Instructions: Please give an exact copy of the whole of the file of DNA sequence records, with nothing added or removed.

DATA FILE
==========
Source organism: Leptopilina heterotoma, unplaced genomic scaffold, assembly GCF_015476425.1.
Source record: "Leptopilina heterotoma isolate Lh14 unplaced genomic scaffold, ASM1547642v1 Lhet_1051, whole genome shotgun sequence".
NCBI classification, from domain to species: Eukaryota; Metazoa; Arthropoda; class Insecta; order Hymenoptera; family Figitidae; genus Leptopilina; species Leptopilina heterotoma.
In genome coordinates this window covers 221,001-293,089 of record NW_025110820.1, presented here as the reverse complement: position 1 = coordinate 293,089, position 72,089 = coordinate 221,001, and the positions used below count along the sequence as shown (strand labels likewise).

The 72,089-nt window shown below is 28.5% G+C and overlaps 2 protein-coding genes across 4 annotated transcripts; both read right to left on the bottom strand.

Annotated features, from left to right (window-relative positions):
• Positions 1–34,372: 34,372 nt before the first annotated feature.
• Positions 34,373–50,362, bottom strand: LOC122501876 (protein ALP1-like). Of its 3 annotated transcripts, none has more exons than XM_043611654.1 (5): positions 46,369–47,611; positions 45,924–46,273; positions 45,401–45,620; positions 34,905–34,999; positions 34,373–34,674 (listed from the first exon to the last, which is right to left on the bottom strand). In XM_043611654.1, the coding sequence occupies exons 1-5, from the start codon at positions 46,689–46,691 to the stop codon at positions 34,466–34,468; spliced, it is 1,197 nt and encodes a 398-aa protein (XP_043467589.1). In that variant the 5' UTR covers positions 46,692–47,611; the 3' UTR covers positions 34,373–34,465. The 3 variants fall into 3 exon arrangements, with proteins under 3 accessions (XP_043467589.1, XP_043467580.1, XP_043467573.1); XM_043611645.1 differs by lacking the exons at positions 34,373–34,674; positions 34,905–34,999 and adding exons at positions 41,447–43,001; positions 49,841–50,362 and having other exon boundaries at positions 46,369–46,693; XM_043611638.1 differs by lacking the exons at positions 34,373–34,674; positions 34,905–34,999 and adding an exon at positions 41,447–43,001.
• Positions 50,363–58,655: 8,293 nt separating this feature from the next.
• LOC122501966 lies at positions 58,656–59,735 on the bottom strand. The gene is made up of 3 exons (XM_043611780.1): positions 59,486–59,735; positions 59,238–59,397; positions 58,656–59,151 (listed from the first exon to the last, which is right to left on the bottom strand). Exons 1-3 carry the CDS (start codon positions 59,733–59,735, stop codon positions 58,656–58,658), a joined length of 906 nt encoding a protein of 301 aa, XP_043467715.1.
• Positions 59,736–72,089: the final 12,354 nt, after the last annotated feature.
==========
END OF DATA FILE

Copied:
Source organism: Leptopilina heterotoma, unplaced genomic scaffold, assembly GCF_015476425.1.
Source record: "Leptopilina heterotoma isolate Lh14 unplaced genomic scaffold, ASM1547642v1 Lhet_1051, whole genome shotgun sequence".
NCBI classification, from domain to species: Eukaryota; Metazoa; Arthropoda; class Insecta; order Hymenoptera; family Figitidae; genus Leptopilina; species Leptopilina heterotoma.
In genome coordinates this window covers 221,001-293,089 of record NW_025110820.1, presented here as the reverse complement: position 1 = coordinate 293,089, position 72,089 = coordinate 221,001, and the positions used below count along the sequence as shown (strand labels likewise).

The 72,089-nt window shown below is 28.5% G+C and overlaps 2 protein-coding genes across 4 annotated transcripts; both read right to left on the bottom strand.

Annotated features, from left to right (window-relative positions):
• Positions 1–34,372: 34,372 nt before the first annotated feature.
• Positions 34,373–50,362, bottom strand: LOC122501876 (protein ALP1-like). Of its 3 annotated transcripts, none has more exons than XM_043611654.1 (5): positions 46,369–47,611; positions 45,924–46,273; positions 45,401–45,620; positions 34,905–34,999; positions 34,373–34,674 (listed from the first exon to the last, which is right to left on the bottom strand). In XM_043611654.1, the coding sequence occupies exons 1-5, from the start codon at positions 46,689–46,691 to the stop codon at positions 34,466–34,468; spliced, it is 1,197 nt and encodes a 398-aa protein (XP_043467589.1). In that variant the 5' UTR covers positions 46,692–47,611; the 3' UTR covers positions 34,373–34,465. The 3 variants fall into 3 exon arrangements, with proteins under 3 accessions (XP_043467589.1, XP_043467580.1, XP_043467573.1); XM_043611645.1 differs by lacking the exons at positions 34,373–34,674; positions 34,905–34,999 and adding exons at positions 41,447–43,001; positions 49,841–50,362 and having other exon boundaries at positions 46,369–46,693; XM_043611638.1 differs by lacking the exons at positions 34,373–34,674; positions 34,905–34,999 and adding an exon at positions 41,447–43,001.
• Positions 50,363–58,655: 8,293 nt separating this feature from the next.
• LOC122501966 lies at positions 58,656–59,735 on the bottom strand. The gene is made up of 3 exons (XM_043611780.1): positions 59,486–59,735; positions 59,238–59,397; positions 58,656–59,151 (listed from the first exon to the last, which is right to left on the bottom strand). Exons 1-3 carry the CDS (start codon positions 59,733–59,735, stop codon positions 58,656–58,658), a joined length of 906 nt encoding a protein of 301 aa, XP_043467715.1.
• Positions 59,736–72,089: the final 12,354 nt, after the last annotated feature.